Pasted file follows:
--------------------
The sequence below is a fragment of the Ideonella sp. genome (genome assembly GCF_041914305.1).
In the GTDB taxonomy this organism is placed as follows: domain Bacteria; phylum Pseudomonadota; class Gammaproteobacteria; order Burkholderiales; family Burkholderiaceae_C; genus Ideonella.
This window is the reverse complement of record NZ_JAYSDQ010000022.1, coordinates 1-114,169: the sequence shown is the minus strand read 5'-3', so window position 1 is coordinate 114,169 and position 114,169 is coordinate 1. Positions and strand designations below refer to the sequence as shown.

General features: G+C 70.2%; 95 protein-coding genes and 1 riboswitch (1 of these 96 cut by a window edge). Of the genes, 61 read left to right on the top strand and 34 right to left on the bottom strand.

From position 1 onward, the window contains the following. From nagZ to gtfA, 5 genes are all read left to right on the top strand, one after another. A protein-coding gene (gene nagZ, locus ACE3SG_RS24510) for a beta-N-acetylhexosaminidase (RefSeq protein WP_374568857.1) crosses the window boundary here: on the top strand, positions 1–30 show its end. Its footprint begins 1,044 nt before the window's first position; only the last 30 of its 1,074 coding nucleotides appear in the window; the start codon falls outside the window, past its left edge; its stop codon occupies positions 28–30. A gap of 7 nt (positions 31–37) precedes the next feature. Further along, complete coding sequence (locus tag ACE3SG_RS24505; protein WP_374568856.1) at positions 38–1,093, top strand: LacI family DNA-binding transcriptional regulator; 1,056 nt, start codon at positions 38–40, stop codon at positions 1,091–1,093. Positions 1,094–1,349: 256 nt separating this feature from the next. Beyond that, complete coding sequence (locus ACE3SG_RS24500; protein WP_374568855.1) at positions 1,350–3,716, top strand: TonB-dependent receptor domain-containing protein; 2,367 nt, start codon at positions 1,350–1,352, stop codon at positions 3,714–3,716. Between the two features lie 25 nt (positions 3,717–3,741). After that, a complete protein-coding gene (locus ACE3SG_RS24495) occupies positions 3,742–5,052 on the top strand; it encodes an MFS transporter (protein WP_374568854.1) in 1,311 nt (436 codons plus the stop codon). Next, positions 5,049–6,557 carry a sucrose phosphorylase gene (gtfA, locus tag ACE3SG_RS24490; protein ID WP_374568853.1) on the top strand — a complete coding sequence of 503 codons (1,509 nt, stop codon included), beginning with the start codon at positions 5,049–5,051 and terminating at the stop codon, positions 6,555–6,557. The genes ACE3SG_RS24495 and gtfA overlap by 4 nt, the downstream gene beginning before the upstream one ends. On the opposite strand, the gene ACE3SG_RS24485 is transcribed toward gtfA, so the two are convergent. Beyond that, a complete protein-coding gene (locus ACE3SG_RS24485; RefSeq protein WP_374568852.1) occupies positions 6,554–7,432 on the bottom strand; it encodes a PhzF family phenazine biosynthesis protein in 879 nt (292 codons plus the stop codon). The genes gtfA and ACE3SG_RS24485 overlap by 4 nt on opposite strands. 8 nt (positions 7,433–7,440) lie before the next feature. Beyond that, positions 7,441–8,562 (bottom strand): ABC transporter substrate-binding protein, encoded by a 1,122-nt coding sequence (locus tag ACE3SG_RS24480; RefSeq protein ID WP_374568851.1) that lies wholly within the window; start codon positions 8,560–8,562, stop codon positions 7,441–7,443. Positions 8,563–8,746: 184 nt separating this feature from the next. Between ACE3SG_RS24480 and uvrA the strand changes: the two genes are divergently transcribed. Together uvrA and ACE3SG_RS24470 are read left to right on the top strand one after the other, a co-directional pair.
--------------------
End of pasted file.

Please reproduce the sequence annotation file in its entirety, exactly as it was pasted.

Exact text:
The sequence below is a fragment of the Ideonella sp. genome (genome assembly GCF_041914305.1).
In the GTDB taxonomy this organism is placed as follows: domain Bacteria; phylum Pseudomonadota; class Gammaproteobacteria; order Burkholderiales; family Burkholderiaceae_C; genus Ideonella.
This window is the reverse complement of record NZ_JAYSDQ010000022.1, coordinates 1-114,169: the sequence shown is the minus strand read 5'-3', so window position 1 is coordinate 114,169 and position 114,169 is coordinate 1. Positions and strand designations below refer to the sequence as shown.

General features: G+C 70.2%; 95 protein-coding genes and 1 riboswitch (1 of these 96 cut by a window edge). Of the genes, 61 read left to right on the top strand and 34 right to left on the bottom strand.

From position 1 onward, the window contains the following. From nagZ to gtfA, 5 genes are all read left to right on the top strand, one after another. A protein-coding gene (gene nagZ, locus ACE3SG_RS24510) for a beta-N-acetylhexosaminidase (RefSeq protein WP_374568857.1) crosses the window boundary here: on the top strand, positions 1–30 show its end. Its footprint begins 1,044 nt before the window's first position; only the last 30 of its 1,074 coding nucleotides appear in the window; the start codon falls outside the window, past its left edge; its stop codon occupies positions 28–30. A gap of 7 nt (positions 31–37) precedes the next feature. Further along, complete coding sequence (locus tag ACE3SG_RS24505; protein WP_374568856.1) at positions 38–1,093, top strand: LacI family DNA-binding transcriptional regulator; 1,056 nt, start codon at positions 38–40, stop codon at positions 1,091–1,093. Positions 1,094–1,349: 256 nt separating this feature from the next. Beyond that, complete coding sequence (locus ACE3SG_RS24500; protein WP_374568855.1) at positions 1,350–3,716, top strand: TonB-dependent receptor domain-containing protein; 2,367 nt, start codon at positions 1,350–1,352, stop codon at positions 3,714–3,716. Between the two features lie 25 nt (positions 3,717–3,741). After that, a complete protein-coding gene (locus ACE3SG_RS24495) occupies positions 3,742–5,052 on the top strand; it encodes an MFS transporter (protein WP_374568854.1) in 1,311 nt (436 codons plus the stop codon). Next, positions 5,049–6,557 carry a sucrose phosphorylase gene (gtfA, locus tag ACE3SG_RS24490; protein ID WP_374568853.1) on the top strand — a complete coding sequence of 503 codons (1,509 nt, stop codon included), beginning with the start codon at positions 5,049–5,051 and terminating at the stop codon, positions 6,555–6,557. The genes ACE3SG_RS24495 and gtfA overlap by 4 nt, the downstream gene beginning before the upstream one ends. On the opposite strand, the gene ACE3SG_RS24485 is transcribed toward gtfA, so the two are convergent. Beyond that, a complete protein-coding gene (locus ACE3SG_RS24485; RefSeq protein WP_374568852.1) occupies positions 6,554–7,432 on the bottom strand; it encodes a PhzF family phenazine biosynthesis protein in 879 nt (292 codons plus the stop codon). The genes gtfA and ACE3SG_RS24485 overlap by 4 nt on opposite strands. 8 nt (positions 7,433–7,440) lie before the next feature. Beyond that, positions 7,441–8,562 (bottom strand): ABC transporter substrate-binding protein, encoded by a 1,122-nt coding sequence (locus tag ACE3SG_RS24480; RefSeq protein ID WP_374568851.1) that lies wholly within the window; start codon positions 8,560–8,562, stop codon positions 7,441–7,443. Positions 8,563–8,746: 184 nt separating this feature from the next. Between ACE3SG_RS24480 and uvrA the strand changes: the two genes are divergently transcribed. Together uvrA and ACE3SG_RS24470 are read left to right on the top strand one after the other, a co-directional pair.